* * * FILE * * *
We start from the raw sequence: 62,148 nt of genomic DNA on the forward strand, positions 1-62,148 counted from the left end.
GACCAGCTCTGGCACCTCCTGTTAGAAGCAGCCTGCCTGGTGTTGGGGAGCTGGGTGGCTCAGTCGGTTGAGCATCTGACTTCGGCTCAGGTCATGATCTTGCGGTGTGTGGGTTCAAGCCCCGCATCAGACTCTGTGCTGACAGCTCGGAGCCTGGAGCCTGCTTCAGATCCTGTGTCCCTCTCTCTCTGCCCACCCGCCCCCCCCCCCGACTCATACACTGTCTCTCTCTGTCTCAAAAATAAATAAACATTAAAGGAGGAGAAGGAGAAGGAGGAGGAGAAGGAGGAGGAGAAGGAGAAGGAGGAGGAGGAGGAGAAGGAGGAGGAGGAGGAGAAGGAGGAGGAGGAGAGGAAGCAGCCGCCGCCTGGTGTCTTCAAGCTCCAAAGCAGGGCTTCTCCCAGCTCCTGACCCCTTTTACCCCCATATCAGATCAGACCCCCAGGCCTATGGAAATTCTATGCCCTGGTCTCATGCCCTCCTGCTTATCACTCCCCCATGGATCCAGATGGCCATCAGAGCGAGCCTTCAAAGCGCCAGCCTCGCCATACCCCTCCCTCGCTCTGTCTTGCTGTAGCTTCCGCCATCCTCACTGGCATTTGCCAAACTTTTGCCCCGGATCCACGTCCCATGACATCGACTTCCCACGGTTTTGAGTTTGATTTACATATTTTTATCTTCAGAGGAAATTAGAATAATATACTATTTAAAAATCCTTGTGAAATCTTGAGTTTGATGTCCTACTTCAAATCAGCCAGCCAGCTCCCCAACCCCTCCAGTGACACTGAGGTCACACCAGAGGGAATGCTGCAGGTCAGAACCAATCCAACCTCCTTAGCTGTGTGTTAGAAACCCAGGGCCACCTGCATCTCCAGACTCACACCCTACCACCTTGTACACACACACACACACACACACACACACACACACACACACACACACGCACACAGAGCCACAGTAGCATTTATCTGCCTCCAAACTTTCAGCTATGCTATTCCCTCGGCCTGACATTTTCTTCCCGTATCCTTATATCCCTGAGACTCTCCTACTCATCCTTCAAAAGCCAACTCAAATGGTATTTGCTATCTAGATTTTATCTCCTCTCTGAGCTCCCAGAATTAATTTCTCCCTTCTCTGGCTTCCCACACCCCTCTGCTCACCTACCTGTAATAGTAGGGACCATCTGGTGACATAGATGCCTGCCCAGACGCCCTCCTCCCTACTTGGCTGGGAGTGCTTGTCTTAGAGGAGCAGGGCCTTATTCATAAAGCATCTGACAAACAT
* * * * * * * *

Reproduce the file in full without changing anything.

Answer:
We start from the raw sequence: 62,148 nt of genomic DNA on the forward strand, positions 1-62,148 counted from the left end.
GACCAGCTCTGGCACCTCCTGTTAGAAGCAGCCTGCCTGGTGTTGGGGAGCTGGGTGGCTCAGTCGGTTGAGCATCTGACTTCGGCTCAGGTCATGATCTTGCGGTGTGTGGGTTCAAGCCCCGCATCAGACTCTGTGCTGACAGCTCGGAGCCTGGAGCCTGCTTCAGATCCTGTGTCCCTCTCTCTCTGCCCACCCGCCCCCCCCCCCGACTCATACACTGTCTCTCTCTGTCTCAAAAATAAATAAACATTAAAGGAGGAGAAGGAGAAGGAGGAGGAGAAGGAGGAGGAGAAGGAGAAGGAGGAGGAGGAGGAGAAGGAGGAGGAGGAGGAGAAGGAGGAGGAGGAGAGGAAGCAGCCGCCGCCTGGTGTCTTCAAGCTCCAAAGCAGGGCTTCTCCCAGCTCCTGACCCCTTTTACCCCCATATCAGATCAGACCCCCAGGCCTATGGAAATTCTATGCCCTGGTCTCATGCCCTCCTGCTTATCACTCCCCCATGGATCCAGATGGCCATCAGAGCGAGCCTTCAAAGCGCCAGCCTCGCCATACCCCTCCCTCGCTCTGTCTTGCTGTAGCTTCCGCCATCCTCACTGGCATTTGCCAAACTTTTGCCCCGGATCCACGTCCCATGACATCGACTTCCCACGGTTTTGAGTTTGATTTACATATTTTTATCTTCAGAGGAAATTAGAATAATATACTATTTAAAAATCCTTGTGAAATCTTGAGTTTGATGTCCTACTTCAAATCAGCCAGCCAGCTCCCCAACCCCTCCAGTGACACTGAGGTCACACCAGAGGGAATGCTGCAGGTCAGAACCAATCCAACCTCCTTAGCTGTGTGTTAGAAACCCAGGGCCACCTGCATCTCCAGACTCACACCCTACCACCTTGTACACACACACACACACACACACACACACACACACACACACACACACGCACACAGAGCCACAGTAGCATTTATCTGCCTCCAAACTTTCAGCTATGCTATTCCCTCGGCCTGACATTTTCTTCCCGTATCCTTATATCCCTGAGACTCTCCTACTCATCCTTCAAAAGCCAACTCAAATGGTATTTGCTATCTAGATTTTATCTCCTCTCTGAGCTCCCAGAATTAATTTCTCCCTTCTCTGGCTTCCCACACCCCTCTGCTCACCTACCTGTAATAGTAGGGACCATCTGGTGACATAGATGCCTGCCCAGACGCCCTCCTCCCTACTTGGCTGGGAGTGCTTGTCTTAGAGGAGCAGGGCCTTATTCATAAAGCATCTGACAAACAT